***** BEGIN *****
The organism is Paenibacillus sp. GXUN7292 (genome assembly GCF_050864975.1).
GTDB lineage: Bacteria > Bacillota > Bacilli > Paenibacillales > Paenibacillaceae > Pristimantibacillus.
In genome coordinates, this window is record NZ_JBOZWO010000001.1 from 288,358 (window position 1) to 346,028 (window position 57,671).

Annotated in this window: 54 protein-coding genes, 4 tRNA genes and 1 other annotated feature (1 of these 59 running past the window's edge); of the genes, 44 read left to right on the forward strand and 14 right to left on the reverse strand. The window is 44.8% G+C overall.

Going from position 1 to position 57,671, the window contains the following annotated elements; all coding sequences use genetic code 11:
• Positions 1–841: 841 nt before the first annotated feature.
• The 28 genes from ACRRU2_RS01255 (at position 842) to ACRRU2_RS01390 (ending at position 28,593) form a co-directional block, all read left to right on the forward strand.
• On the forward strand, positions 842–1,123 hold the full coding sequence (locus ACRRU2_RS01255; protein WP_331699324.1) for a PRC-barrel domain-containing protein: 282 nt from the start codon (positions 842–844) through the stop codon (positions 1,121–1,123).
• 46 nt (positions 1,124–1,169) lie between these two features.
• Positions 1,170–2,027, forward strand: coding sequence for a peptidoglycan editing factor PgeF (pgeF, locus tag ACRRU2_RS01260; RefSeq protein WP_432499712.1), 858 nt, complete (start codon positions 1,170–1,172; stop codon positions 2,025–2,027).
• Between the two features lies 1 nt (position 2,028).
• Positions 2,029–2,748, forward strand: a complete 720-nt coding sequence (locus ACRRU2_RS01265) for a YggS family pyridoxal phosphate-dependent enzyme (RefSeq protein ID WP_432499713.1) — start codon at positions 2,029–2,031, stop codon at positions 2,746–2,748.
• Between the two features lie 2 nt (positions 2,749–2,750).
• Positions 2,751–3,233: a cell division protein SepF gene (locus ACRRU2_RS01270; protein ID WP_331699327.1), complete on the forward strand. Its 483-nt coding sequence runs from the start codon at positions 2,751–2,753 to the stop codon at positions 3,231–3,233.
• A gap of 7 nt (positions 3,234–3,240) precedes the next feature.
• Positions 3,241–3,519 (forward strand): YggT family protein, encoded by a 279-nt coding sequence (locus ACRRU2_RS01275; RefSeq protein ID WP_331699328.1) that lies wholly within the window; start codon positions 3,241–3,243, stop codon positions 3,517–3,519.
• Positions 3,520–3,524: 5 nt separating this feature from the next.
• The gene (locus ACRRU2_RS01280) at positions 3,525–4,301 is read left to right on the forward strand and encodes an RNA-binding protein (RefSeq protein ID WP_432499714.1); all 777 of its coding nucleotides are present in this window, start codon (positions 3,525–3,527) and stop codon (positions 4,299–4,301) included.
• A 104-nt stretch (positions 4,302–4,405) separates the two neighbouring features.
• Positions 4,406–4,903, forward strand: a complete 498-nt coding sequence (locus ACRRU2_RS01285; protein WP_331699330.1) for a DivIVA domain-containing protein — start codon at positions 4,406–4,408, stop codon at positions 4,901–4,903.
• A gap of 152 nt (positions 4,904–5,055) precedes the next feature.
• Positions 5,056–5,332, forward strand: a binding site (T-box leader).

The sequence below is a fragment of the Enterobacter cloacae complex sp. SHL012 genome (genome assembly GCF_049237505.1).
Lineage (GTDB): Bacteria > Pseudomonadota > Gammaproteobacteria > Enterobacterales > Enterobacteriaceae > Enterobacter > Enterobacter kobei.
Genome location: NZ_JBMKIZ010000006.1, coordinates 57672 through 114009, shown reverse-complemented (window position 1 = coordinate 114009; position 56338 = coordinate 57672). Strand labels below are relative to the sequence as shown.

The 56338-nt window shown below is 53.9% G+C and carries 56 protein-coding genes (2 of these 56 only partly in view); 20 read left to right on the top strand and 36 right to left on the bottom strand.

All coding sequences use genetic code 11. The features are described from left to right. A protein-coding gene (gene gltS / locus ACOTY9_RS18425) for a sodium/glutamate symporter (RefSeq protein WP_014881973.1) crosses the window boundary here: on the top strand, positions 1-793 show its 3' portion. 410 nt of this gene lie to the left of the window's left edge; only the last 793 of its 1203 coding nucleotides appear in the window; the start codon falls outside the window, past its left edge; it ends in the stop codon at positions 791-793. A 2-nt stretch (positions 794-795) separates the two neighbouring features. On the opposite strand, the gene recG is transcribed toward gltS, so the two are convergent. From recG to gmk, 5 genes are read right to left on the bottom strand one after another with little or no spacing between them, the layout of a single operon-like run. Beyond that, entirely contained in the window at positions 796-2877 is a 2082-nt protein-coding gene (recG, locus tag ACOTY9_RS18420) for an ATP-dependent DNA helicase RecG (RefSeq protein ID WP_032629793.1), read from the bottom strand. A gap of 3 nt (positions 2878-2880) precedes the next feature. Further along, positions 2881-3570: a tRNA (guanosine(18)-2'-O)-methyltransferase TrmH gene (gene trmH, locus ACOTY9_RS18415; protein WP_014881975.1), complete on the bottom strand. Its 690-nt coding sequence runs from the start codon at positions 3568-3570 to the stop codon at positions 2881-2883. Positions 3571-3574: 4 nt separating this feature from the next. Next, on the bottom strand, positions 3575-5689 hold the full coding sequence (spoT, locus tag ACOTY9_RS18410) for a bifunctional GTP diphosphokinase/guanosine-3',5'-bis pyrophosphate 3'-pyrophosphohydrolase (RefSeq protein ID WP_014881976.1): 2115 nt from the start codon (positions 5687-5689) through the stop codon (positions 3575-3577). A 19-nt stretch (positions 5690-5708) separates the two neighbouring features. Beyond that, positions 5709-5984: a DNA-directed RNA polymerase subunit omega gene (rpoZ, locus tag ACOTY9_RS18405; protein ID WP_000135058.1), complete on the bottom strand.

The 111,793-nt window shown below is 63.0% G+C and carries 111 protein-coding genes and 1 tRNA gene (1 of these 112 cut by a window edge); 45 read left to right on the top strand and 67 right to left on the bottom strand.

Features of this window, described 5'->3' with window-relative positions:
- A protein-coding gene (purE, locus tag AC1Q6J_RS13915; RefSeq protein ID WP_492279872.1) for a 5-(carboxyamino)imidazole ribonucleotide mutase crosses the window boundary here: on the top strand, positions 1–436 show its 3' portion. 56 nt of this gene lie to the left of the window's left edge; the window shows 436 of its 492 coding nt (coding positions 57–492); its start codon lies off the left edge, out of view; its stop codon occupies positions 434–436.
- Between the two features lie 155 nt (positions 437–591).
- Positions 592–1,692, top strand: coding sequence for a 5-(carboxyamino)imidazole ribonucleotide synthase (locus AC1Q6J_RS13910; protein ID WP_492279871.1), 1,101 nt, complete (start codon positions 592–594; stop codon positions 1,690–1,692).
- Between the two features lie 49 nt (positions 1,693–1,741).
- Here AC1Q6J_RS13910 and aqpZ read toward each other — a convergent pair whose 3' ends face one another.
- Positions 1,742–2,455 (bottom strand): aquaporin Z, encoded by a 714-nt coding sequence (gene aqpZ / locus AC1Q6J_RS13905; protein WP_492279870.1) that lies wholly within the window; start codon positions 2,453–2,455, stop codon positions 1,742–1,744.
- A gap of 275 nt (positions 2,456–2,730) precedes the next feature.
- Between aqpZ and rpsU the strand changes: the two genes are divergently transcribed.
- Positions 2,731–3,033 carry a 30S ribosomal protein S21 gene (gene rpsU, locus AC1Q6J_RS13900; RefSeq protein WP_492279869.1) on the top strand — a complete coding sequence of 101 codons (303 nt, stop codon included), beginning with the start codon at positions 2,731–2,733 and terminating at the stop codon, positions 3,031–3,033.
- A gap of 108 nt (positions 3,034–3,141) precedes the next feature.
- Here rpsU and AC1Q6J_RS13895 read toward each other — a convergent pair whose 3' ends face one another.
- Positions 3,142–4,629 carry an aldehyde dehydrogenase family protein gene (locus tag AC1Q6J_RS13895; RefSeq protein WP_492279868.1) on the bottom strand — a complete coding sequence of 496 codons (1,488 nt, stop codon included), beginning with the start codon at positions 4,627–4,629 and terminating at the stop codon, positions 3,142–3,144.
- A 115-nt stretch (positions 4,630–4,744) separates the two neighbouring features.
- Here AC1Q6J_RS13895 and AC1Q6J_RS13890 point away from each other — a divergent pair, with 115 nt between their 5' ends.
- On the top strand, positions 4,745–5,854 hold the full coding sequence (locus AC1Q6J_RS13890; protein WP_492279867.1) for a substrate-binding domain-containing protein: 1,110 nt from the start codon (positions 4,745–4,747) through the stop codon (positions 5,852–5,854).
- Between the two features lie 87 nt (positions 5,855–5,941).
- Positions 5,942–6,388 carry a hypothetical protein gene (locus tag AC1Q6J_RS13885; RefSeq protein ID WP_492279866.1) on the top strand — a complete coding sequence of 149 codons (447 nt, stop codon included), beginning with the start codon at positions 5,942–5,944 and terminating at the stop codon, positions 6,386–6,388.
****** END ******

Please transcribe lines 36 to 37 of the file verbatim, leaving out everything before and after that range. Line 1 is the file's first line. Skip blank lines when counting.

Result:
- A gap of 275 nt (positions 2,456–2,730) precedes the next feature.
- Between aqpZ and rpsU the strand changes: the two genes are divergently transcribed.